The current economic downturn is impacting everyone, including you, most likely. According to a recent TechProGuild poll, as well as some industry reports, IT budgets are shrinking significantly.
Keyboard, video, mouse (KVM) switches offer one opportunity for saving valuable funds for other purchases. KVMs are particularly valuable in server rooms and test environments.
If you have two, four, eight, or even 16 servers or client machines in the same room or administer several systems from the same location, you certainly don’t need a keyboard, monitor, and mouse for each box. As you’re probably well aware, you can get by with a single mouse, keyboard, and monitor. All you need is a KVM switch.
Pick the right KVM switch, and you can begin enjoying the benefit and efficiency of controlling multiple systems from a single seat. Pick the wrong KVM, and you can drive yourself insane. There aren’t many experiences more frustrating than those you’re sure to encounter when using a KVM switch that doesn’t work with your hardware, software, or operating systems.
I’ve had great luck working with Belkin OmniView SEs. The OmniView SEs are considerably cheaper than their brothers, the OmniView Pros. Occasionally, I’ll experience the loss of advanced mouse features, such as a scroll button that no longer works once another machine is booted, but that’s the biggest complaint I have.
The only other time I’ve encountered trouble with the OmniView SE is when I switch between machines while one of the systems is booting. Certainly, that’s understandable. If a PC is running through its POST operation or initializing drivers, and the link to the respective peripheral is interrupted for a couple of seconds when I switch to another system using the KVM, the PC is going to have trouble communicating with the attached peripheral.
Two rules for KVM use
My first rule when using KVMs is “Don’t use the KVM to switch between machines when one of the systems is booting.” Odds are you’ll regret not waiting until the system’s boot process completes.
My second rule is “Always check to ensure the KVM supports your hardware and software before you buy it.” Most KVM manufacturers’ Web sites advertise whether their switches are compatible with popular peripherals and operating systems. While they can often be trusted, it wouldn’t hurt to scan Internet newsgroups for assurance from other IT professionals that have used the device. Or, you could post a note in TechProGuild’s Technical Q&A forum seeking feedback from other TechProGuild members.
My Belkin OmniView SE two-port switch, which I purchased online for less than $120, meets all of the following specifications:
- · Offers PS/2 keyboard and PS/2 or serial mouse (including IntelliMouse) compatibility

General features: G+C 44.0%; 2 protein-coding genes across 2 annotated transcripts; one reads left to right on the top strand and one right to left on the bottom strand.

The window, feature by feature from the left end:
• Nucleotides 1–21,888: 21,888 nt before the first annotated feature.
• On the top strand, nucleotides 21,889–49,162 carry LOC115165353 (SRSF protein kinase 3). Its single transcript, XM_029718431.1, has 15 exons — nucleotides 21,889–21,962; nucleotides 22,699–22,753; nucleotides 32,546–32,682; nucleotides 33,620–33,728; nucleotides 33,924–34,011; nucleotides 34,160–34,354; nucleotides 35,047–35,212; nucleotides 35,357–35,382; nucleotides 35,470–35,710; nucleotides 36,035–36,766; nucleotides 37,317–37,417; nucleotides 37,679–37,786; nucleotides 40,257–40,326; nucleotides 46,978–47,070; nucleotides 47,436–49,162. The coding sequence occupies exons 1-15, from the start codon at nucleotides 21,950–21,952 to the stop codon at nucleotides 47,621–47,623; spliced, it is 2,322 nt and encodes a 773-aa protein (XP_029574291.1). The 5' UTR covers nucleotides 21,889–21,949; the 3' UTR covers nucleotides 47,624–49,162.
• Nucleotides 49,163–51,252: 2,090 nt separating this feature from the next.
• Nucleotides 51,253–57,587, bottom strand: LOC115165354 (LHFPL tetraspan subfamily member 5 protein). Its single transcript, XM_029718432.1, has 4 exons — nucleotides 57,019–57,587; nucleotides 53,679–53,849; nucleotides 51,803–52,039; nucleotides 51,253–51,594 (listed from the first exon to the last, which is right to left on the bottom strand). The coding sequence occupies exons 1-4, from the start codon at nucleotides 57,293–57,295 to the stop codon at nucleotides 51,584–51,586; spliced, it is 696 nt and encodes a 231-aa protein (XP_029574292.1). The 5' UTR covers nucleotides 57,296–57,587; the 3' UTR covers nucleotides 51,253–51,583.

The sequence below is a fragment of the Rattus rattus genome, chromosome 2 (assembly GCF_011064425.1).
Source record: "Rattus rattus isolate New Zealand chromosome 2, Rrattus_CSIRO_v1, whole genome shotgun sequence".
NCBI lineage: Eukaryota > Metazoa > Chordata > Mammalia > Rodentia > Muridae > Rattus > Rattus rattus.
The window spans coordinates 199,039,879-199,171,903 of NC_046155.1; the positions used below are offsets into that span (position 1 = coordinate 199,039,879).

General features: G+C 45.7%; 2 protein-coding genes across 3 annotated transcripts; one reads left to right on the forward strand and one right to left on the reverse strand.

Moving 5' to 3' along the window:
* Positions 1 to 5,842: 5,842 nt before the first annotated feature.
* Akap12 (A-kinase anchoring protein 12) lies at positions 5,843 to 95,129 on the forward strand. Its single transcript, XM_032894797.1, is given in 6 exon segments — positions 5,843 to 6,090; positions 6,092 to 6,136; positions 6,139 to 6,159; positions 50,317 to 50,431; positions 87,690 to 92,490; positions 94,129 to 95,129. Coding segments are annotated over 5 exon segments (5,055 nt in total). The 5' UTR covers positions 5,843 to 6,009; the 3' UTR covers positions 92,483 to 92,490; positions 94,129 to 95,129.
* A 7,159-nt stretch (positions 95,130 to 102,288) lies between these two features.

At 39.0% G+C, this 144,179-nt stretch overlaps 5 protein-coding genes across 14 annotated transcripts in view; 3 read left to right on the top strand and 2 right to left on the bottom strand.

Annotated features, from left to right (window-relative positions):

- · Supports HDDB15 VGA connectivity
- · Certified for Windows 9x/NT/2000, NetWare 5, and Linux
- · Supports video resolutions up to 1600 x 1200 pixels
Should you need to mount the Belkin OmniView SE in standard 19-inch server racks, Belkin offers accessory kits that you can purchase separately. You’ll also need to purchase KVM cables. When you do, don’t fall for marketing hype and pay more than $20 a set. I purchased house-brand cables from Micro Warehouse, and they work perfectly. Just make sure the cables you buy are properly shielded, otherwise video signals can become corrupted. I recommend looking for double-shielded coaxial cables, which can also be purchased fairly inexpensively.
OmniView SE vs. Pro
OmniView SEs are available in two-port and four-port versions. Expect to pay $120 for the two-port version or $140 for the four-port unit. Cables typically run from $20 to as much as $100 or more for each system that’s connected to the KVM.
The OmniView Pros offer several versions, beginning with a four-porter. You can also purchase eight- or 16-port versions, which can be daisy chained together to control up to 256 systems. Prices range from $250 for the four-port version to almost $600 for the 16-port units.
One important advantage of the OmniView Pros over the OmniView SEs is that the Pro versions offer on-screen displays. The on-screen display can be used to identify and switch the systems being controlled. With the Belkins, though, I’ve found that pressing the hot key (the Scroll key) twice in rapid succession is about as simple as a switching mechanism can be.
From personal experience, I can attest that the Belkins work well with all of the following operating systems:
- · Linux Mandrake 7.2
- · Red Hat 6.2, 7.0, and 7.1
- · Windows 98
- · Windows NT Server 4.0
- · Windows 2000 Professional, Server, and Advanced Server
- · Windows Whistler Beta 1
I’ve also found excellent support for a wide range of hardware. I estimate that I’ve used the Belkin KVMs with more than half a dozen brands of PCs and all kinds of monitors. The Belkins work well with Microsoft optical Explorer and IntelliMouse pointing devices, as well as popular Logitech mice. In fact, I’ve yet to run into incompatibilities related to hardware and software, which is why the next time I need a KVM, I’ll look to Belkin.